Published on: 11/11/2019
White Ribbon Alliance aims for a 30% WASH access improvement at healthcare facilities in Chitipa, Zomba and Dowa, Malawi.
This blog is written by Enock Mnyenyembe, Communications Officer, White Ribbon Alliance Malawi
In 2002, White Ribbon Alliance (WRA) Malawi was set up to focus on reducing the maternal mortality rate of 439 deaths per 100,000 women. They work to increase the numbers of midwives in the country and raise the public profile of midwives through the press. They teach midwives to advocate for themselves by encouraging the government to budget for midwife services and within communities to raise their working conditions.
Now WRA Malawi brings this nearly two decades of advocacy experience to the healthcare arena and this time lobbies with the government at all levels to address the lack of water, sanitation and hygiene services in healthcare facilities (WASH in HCF). WRA Malawi is partnering with IRC and Global Water 2020 to implement a one year WASH in Healthcare Facilities project which aims for a 30% WASH access improvement at HCFs in Chitipa, Zomba and Dowa.
Machinjiri health centre, Zomba, Malawi
Since no information existed about the levels of WASH access in the districts, WRA Malawi surveyed 11 health facilities to establish a baseline of information. The assessment found the medical buildings lacked clean pit latrines, bathrooms, incinerators and placenta pits. They had non-functional taps, blocked plumbing systems, toilets and showers, unrepaired water tanks and water pumps. The survey also found poor grounds management and confounding efforts to stop cross-contamination of infectious diseases between patients.
WRA Malawi presented the WASH in HCF assessment findings to the Health Centre Management Committees of the sampled facilities and provided feedback to the District Health Management Teams (DHMT) in the target districts.
During the Zomba DHMT Assessment findings feedback meeting, former WRA Malawi National Coordinator Nancy Kamwendo presented the findings to the DHMT and asked if they are aware of such gaps and what steps they will take after receiving the WASH assessment reports. Representative of Zomba District Health Officer (DHO) Edward Wongani said the assessment findings are a true reflection of the WASH situation in most health facilities in the district. The team from the DHO conducts supervision and mentorship sessions where they work with health centre management teams to sort out WASH gaps in their respective health facilities. The DHO is committed to addressing the gaps in the assessment findings, however, they lack adequate funding from the city assembly hindering implementation of the DHO's projects, including WASH in HCFs.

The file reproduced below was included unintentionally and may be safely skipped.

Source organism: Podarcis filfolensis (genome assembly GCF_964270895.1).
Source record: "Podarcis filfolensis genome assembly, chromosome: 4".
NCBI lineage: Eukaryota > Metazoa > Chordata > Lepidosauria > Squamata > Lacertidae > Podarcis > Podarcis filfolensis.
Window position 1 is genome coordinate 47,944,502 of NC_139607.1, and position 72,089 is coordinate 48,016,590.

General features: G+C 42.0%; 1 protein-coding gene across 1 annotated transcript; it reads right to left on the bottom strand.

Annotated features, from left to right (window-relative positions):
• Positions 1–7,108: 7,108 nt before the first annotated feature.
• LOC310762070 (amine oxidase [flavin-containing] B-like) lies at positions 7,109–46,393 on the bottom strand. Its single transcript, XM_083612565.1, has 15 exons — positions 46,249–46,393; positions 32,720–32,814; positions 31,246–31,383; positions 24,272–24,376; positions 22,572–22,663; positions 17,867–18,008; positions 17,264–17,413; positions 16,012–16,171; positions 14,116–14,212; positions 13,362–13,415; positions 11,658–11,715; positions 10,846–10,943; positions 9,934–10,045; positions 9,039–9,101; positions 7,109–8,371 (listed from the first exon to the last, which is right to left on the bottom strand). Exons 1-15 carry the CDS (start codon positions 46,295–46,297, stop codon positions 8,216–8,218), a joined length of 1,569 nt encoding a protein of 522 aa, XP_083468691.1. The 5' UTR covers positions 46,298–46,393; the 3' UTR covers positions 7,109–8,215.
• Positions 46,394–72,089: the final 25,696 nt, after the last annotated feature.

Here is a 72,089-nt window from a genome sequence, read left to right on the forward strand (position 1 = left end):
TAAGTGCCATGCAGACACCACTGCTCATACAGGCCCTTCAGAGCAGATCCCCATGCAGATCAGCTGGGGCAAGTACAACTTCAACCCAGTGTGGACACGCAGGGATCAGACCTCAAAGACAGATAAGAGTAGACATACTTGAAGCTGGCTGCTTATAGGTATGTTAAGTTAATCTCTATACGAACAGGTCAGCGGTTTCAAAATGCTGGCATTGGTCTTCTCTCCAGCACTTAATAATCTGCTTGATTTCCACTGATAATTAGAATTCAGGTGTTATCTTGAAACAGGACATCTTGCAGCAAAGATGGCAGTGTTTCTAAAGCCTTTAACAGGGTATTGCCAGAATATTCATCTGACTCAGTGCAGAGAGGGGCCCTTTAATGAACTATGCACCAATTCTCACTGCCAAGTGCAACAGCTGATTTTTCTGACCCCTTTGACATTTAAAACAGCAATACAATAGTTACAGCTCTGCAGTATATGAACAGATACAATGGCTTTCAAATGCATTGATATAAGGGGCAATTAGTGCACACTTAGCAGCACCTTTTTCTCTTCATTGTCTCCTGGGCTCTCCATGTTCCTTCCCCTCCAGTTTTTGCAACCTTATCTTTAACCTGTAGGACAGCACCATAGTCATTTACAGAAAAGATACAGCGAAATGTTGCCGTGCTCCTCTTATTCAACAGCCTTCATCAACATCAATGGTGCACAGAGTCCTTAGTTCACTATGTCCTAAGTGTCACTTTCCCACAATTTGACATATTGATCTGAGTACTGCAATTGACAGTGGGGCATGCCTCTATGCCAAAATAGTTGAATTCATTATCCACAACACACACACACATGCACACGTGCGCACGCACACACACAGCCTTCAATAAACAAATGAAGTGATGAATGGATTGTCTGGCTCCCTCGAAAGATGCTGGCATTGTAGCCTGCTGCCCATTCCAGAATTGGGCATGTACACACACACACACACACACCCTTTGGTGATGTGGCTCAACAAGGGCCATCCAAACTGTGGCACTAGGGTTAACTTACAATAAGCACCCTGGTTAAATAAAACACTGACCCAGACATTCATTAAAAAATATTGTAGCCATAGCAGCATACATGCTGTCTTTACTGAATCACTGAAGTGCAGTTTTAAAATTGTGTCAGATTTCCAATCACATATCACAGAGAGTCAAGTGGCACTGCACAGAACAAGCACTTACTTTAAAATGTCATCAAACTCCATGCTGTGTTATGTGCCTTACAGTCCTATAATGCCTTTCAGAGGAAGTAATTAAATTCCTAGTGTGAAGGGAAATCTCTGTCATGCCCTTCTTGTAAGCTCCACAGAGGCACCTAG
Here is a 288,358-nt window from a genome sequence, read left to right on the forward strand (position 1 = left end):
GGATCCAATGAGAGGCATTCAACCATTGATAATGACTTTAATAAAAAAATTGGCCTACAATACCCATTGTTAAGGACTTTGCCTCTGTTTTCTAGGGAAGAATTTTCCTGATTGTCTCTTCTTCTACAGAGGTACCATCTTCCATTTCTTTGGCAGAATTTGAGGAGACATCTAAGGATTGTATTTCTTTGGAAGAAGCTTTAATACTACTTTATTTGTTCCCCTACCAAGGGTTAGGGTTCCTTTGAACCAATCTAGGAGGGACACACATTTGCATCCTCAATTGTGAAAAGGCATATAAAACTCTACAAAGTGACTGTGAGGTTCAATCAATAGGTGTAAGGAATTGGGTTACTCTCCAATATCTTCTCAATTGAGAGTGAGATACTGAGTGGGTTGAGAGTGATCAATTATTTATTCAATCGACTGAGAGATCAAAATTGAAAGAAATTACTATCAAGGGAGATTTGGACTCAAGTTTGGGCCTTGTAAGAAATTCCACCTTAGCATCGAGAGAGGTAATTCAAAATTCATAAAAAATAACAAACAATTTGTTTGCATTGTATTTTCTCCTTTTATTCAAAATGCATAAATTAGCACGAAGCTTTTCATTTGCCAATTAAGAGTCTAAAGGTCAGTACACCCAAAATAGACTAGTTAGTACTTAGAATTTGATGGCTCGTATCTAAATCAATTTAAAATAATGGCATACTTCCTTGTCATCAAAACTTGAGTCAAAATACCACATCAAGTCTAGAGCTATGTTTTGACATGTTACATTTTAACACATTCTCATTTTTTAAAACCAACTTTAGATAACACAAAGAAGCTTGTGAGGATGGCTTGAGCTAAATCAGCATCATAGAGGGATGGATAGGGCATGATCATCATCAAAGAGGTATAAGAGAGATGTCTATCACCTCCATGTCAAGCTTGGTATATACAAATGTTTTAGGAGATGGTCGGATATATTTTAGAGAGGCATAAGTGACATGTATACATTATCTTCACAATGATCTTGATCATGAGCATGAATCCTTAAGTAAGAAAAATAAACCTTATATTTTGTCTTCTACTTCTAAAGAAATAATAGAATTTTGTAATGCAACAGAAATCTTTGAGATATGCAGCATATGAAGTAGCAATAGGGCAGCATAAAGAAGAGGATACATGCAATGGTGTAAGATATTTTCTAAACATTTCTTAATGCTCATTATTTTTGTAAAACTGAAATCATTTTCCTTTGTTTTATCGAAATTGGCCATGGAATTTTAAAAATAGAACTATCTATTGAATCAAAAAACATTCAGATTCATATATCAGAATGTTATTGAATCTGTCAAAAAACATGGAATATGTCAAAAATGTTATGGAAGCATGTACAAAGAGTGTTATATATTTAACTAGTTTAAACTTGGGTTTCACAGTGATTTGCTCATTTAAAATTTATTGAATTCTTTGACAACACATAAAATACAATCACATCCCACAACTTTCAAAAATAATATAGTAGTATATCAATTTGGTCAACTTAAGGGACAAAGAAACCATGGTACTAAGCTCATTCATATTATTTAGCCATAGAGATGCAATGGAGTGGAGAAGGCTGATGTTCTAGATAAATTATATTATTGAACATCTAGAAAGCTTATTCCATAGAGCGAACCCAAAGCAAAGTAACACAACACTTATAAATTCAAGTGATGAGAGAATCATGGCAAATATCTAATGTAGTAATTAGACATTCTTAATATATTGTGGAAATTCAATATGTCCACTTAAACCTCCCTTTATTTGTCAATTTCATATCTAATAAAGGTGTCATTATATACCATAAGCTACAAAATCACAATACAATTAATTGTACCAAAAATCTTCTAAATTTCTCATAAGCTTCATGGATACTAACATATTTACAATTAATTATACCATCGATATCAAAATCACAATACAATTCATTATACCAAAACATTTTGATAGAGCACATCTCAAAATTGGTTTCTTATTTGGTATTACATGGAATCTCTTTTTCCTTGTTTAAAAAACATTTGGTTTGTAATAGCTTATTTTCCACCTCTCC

Representative of Zomba, District Health Officer (DHO) Edward Wongani stressing a point that his office is underfunded by city assembly which affects their operations
Wongani said that after receiving the WASH assessment report, the DHO office engaged other stakeholders to address the WASH challenges in health facilities throughout the district. WRA Malawi and the Zomba District Health office worked together and today patients visiting the Machinjiri HCF have access to a functional water tap and rubbish bins.
The Machinjiri health facility officer in charge noted that a “few months ago patients here had broken taps, no running water, unattended grounds and blocked toilets. Through months of advocacy to the Ministry of Health and the Water Users Association of Malawi, access has been restored and we now have an improved WASH facility. We will continue to work hard with fellow staff and community to ensure that this is maintained and sustained.”
Following the release of WRA Malawi’s report of the WASH in HCF assessment, the Organized Network of Services for Everyone (ONSE), Malawi’s flagship programme that works to reduce maternal and newborn mortality, has committed to help Zomba’s DHO address some of the WASH challenges in health facilities in Makwapala, Machinjiri and Likangala.
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